Mrs. Benjamin Bruggeman Receives Telegram Telling that Her Son William is Wounded
The sad news reached Fairfax last Saturday stating that one of the boys of which every citizen is justly proud, William H. Bruggeman, had fallen a victim to the fortunes of war, and that he was severely wounded. Following is a copy of the telegraph:
Washington, D.C., Oct. 5, 1918 3:30 p.m.
Mrs. Ben Bruggeman, Fairfax.
Deeply regret to inform you that it is officially reported that Private William H. Bruggeman, ammunition train, was severely wounded in action September 5. Department has not further information.
Although the date given in the telegram is September 5, it is believed that this is wrong, and that the accident occurred probably September 23, instead of 5. Letters have been received by William’s family here dated as late as September 13, and there is nothing in these letters to indicate that he had been injured. They rather state that he is in a good healthy cobdition, as he says that his work is mostly nights, and that he is engaged in taking the wounded to dressing stations, and to hospitals. One of the latest cards written states that the big guns are roaring louder than ever.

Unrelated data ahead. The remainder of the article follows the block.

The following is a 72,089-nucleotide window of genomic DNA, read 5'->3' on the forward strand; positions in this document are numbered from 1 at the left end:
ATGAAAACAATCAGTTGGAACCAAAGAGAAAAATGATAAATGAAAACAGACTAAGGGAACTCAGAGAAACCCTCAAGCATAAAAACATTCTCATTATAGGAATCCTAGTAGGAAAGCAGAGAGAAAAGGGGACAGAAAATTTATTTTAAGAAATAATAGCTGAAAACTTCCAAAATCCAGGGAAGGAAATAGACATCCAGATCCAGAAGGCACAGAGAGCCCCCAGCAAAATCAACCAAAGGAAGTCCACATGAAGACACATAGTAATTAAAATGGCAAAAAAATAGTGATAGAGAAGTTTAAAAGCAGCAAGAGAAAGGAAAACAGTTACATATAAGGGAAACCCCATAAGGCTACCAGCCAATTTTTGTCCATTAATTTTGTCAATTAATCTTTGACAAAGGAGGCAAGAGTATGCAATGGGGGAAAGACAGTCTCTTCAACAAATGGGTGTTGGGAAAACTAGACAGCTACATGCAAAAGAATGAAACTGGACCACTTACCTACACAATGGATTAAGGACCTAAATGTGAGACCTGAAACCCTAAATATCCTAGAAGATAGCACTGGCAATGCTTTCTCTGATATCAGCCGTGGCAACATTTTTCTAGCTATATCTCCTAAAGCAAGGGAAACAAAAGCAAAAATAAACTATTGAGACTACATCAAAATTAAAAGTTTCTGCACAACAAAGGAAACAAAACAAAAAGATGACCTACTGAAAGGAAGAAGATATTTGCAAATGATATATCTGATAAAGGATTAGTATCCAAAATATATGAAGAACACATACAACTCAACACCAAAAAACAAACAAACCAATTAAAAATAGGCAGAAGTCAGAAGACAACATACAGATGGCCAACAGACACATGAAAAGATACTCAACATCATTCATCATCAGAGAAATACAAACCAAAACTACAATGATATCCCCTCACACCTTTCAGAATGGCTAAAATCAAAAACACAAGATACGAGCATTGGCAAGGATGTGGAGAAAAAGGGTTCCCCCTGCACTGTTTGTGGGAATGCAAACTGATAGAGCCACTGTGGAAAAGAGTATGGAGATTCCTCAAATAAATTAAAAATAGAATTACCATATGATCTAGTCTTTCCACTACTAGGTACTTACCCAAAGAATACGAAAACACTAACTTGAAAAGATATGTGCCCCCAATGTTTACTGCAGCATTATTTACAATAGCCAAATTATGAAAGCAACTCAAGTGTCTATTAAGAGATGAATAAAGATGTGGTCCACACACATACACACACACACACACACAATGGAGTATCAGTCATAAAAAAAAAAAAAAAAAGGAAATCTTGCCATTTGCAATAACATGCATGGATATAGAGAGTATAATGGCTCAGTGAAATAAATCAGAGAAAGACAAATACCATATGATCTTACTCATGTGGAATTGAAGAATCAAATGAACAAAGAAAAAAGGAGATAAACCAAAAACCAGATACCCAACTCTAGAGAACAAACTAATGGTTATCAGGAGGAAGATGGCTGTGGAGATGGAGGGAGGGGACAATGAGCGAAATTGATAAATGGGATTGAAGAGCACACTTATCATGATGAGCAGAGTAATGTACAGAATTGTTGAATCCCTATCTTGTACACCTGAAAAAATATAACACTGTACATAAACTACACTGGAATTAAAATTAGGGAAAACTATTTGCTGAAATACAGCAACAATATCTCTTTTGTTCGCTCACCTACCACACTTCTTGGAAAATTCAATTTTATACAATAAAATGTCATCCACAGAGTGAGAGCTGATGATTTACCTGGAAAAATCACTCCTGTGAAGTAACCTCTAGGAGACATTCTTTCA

William was among the first draft contingent to leave Faifax, September 19, 1917. He went to France in May, arriving there May 25.
As no news has been received since the telegram of Saturday it is taken for granted that the injured man is improving satisfactorily.